Posts tagged Labor Policy
Pro-Union Advocates Push to Fill NLRB Vacancy for Wrong Reason
August 22, 2023 // Union officials are seemingly concerned her absence will thwart the advancement of a pro-union agenda. As one labor leader lamented, it is “certainly in the interest of the unions … to have a functioning board with good, strong, pro-worker advocates. The NLRB is supposed to make it easier for workers to organize, not harder.” There are two problems with such complaints from union leaders. The first is that being pro-union is not the appropriate role for the NLRB, which is supposed to be neutral, not biased in favor of unions. Yet, it is a common misconception that even President Biden repeated by saying, “the policy of the federal government has been to encourage worker organizing and collective bargaining, not to merely allow or tolerate them.” Related National Labor Relations Board Says Profanity in the Workplace Is Just Fine As a recent report from the Competitive Enterprise Institute notes, “the claim that the NLRA [National Labor Relations Act] was meant to encourage unionization is contrary to the repeated claims of the late Sen. Robert Wagner, a New York Democrat and author of the law.” Instead, the NLRA attempted to strike a balance between providing the right to bargain collectively through a union while at the same time ensuring workers are free not to do so either.
The FTC’s Indefensible Position on Collective Bargaining
April 19, 2023 // In remarks last week at the University of Utah School of Law, FTC Commissioner Alvaro Bedoya argued that independent contractors should be allowed to bargain collectively. He acknowledged that courts have always treated collective bargaining by contractors as illegal under federal antitrust law. But he claimed that these courts have made a mistake: in fact, Congress never meant to stop small contractors, like truckers or plumbers, from forming a union and bargaining together. Bedoya’s interpretation would upset a century of careful balancing between antitrust and labor policy. It would also expose the contractors themselves to serious risks of abuse. And it would undermine well-established rules against collusion, price fixing, and other restraints on trade. To see why Bedoya is so wrong, you have to understand labor law and antitrust law’s tangled history. Let’s start with section 1 of the Sherman Antitrust Act. Adopted in 1890, section 1 banned all contracts and conspiracies in restraint of trade. It did not, however, define trade restraints. Instead, it incorporated common-law standards. Under the common law, unions were treated no differently from any other combination of buyers or sellers. If they conspired to fix labor prices, they violated the law. And collective bargaining could be seen as one form of price fixing. As a result, the law sometimes treated unions as, essentially, labor cartels.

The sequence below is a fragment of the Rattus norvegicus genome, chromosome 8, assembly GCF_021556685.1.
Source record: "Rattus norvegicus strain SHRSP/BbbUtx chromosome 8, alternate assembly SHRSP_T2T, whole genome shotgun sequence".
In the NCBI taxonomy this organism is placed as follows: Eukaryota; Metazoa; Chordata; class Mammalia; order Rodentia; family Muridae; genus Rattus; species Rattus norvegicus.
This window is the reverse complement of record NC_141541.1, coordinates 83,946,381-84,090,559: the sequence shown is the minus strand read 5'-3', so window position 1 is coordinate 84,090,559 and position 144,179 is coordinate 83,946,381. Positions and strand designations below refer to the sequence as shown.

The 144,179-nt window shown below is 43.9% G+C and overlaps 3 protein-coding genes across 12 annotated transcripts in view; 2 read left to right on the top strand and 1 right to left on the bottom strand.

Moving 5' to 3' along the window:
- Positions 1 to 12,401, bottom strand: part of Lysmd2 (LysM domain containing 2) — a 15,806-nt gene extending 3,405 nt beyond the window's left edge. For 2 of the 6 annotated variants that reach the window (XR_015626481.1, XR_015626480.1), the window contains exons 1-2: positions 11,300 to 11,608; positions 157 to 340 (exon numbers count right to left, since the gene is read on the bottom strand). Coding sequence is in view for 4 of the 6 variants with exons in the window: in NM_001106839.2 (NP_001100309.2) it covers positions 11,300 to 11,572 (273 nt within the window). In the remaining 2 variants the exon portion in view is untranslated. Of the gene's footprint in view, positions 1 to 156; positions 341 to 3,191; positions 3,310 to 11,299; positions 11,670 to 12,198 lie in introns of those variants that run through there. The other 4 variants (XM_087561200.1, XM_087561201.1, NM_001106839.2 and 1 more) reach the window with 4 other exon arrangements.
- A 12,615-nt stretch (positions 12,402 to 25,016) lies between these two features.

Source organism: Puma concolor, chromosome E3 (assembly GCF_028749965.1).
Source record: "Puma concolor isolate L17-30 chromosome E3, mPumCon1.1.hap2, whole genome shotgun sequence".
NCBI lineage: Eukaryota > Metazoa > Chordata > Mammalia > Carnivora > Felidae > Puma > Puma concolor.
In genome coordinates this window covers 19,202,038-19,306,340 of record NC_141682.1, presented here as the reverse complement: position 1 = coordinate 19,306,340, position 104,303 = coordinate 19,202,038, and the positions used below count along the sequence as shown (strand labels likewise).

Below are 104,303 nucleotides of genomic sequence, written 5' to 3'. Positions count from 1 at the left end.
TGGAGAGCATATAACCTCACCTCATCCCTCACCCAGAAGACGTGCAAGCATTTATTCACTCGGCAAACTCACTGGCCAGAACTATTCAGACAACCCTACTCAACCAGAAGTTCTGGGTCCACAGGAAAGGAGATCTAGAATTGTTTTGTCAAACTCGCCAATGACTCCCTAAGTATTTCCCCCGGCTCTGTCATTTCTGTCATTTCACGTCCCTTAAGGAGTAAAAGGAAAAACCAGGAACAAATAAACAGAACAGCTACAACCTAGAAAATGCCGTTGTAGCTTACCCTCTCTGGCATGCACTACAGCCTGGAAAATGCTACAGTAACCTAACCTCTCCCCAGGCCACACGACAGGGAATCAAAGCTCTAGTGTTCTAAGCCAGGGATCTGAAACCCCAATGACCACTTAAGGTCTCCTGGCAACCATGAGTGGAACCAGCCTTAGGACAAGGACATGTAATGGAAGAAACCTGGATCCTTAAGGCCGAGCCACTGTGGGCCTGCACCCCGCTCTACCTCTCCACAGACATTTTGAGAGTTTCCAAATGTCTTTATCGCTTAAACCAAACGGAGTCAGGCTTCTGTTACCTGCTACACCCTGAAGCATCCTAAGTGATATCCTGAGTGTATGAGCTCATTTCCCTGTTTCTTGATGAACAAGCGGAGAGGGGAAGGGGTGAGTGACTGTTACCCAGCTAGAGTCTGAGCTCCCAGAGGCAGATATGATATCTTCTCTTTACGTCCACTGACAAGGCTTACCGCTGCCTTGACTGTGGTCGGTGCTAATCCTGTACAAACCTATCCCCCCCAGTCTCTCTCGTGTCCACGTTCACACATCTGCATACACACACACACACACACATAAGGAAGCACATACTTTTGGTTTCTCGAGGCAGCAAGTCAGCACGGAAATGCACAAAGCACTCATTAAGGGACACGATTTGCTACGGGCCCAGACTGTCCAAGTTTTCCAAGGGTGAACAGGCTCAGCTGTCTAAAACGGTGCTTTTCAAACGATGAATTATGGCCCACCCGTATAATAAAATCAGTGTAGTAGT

Video: ALEC’s Labor of Love: A History of Championing Worker Freedom
March 10, 2023 // Today, ALEC debuts its first episode, “Worker Freedom,” in our 50th anniversary video series. The episode features ALEC champions Scott Walker (45th Governor of Wisconsin), Matt Hall (Michigan House Minority Leader and ALEC Board of Directors Member), and Vinnie Vernuccio (Senior Fellow, Mackinac Center), discussing ALEC’s pivotal role in securing Worker Freedom policy wins across the states. In some states, private sector workers can be forced to join, leave, or pay fees to a union as job requirement. The Right-to-Work Act, which ALEC task forces approved as a model policy, provides a solution to this issue. It prevents private employers from requiring or banning union membership (or fees) as conditions for employment, giving workers in Right-to-Work states a guaranteed right to support a union or not to support a union without this choice affecting their hiring or job security.
The NLRB Adds to its Amazon Antics
March 24, 2022 // Despite its ostensible role as a neutral arbiter, the National Labor Relations Board (NLRB) has a penchant for tilting the field in favor of labor unions depending on who is running the agency. Its most recent shenanigan involving the retail giant Amazon—a curiously-timed court petition— is an unfortunate example of this phenomenon.
Labor 101, F. Vincent Vernuccio will walk you through everything you need to know about labor.
March 12, 2022 // LABOR 101: In this tutorial video produced by Mackinac Center and Workers for Opportunity, F. Vincent Vernuccio gives a brief overview of labor policy, how to protect workers, and ideas to advance worker freedom.